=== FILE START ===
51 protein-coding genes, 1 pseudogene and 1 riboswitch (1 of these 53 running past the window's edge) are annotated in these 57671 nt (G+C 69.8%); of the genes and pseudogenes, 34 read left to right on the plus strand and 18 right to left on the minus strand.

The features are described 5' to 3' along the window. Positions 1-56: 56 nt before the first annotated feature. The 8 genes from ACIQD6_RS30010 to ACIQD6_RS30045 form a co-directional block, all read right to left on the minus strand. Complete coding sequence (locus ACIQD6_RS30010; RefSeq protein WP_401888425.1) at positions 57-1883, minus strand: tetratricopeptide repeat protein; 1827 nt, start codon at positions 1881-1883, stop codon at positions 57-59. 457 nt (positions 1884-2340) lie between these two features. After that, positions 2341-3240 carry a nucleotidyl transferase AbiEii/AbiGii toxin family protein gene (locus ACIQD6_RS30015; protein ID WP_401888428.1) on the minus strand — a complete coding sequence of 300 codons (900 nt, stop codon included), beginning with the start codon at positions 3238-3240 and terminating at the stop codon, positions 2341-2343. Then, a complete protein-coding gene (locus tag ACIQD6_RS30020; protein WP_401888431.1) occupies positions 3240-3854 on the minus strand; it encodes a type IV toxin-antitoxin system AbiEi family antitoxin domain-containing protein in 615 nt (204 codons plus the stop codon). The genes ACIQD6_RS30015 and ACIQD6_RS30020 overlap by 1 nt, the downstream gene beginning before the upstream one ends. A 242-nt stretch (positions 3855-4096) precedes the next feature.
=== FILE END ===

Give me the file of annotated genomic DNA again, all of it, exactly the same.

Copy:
51 protein-coding genes, 1 pseudogene and 1 riboswitch (1 of these 53 running past the window's edge) are annotated in these 57671 nt (G+C 69.8%); of the genes and pseudogenes, 34 read left to right on the plus strand and 18 right to left on the minus strand.

The features are described 5' to 3' along the window. Positions 1-56: 56 nt before the first annotated feature. The 8 genes from ACIQD6_RS30010 to ACIQD6_RS30045 form a co-directional block, all read right to left on the minus strand. Complete coding sequence (locus ACIQD6_RS30010; RefSeq protein WP_401888425.1) at positions 57-1883, minus strand: tetratricopeptide repeat protein; 1827 nt, start codon at positions 1881-1883, stop codon at positions 57-59. 457 nt (positions 1884-2340) lie between these two features. After that, positions 2341-3240 carry a nucleotidyl transferase AbiEii/AbiGii toxin family protein gene (locus ACIQD6_RS30015; protein ID WP_401888428.1) on the minus strand — a complete coding sequence of 300 codons (900 nt, stop codon included), beginning with the start codon at positions 3238-3240 and terminating at the stop codon, positions 2341-2343. Then, a complete protein-coding gene (locus tag ACIQD6_RS30020; protein WP_401888431.1) occupies positions 3240-3854 on the minus strand; it encodes a type IV toxin-antitoxin system AbiEi family antitoxin domain-containing protein in 615 nt (204 codons plus the stop codon). The genes ACIQD6_RS30015 and ACIQD6_RS30020 overlap by 1 nt, the downstream gene beginning before the upstream one ends. A 242-nt stretch (positions 3855-4096) precedes the next feature.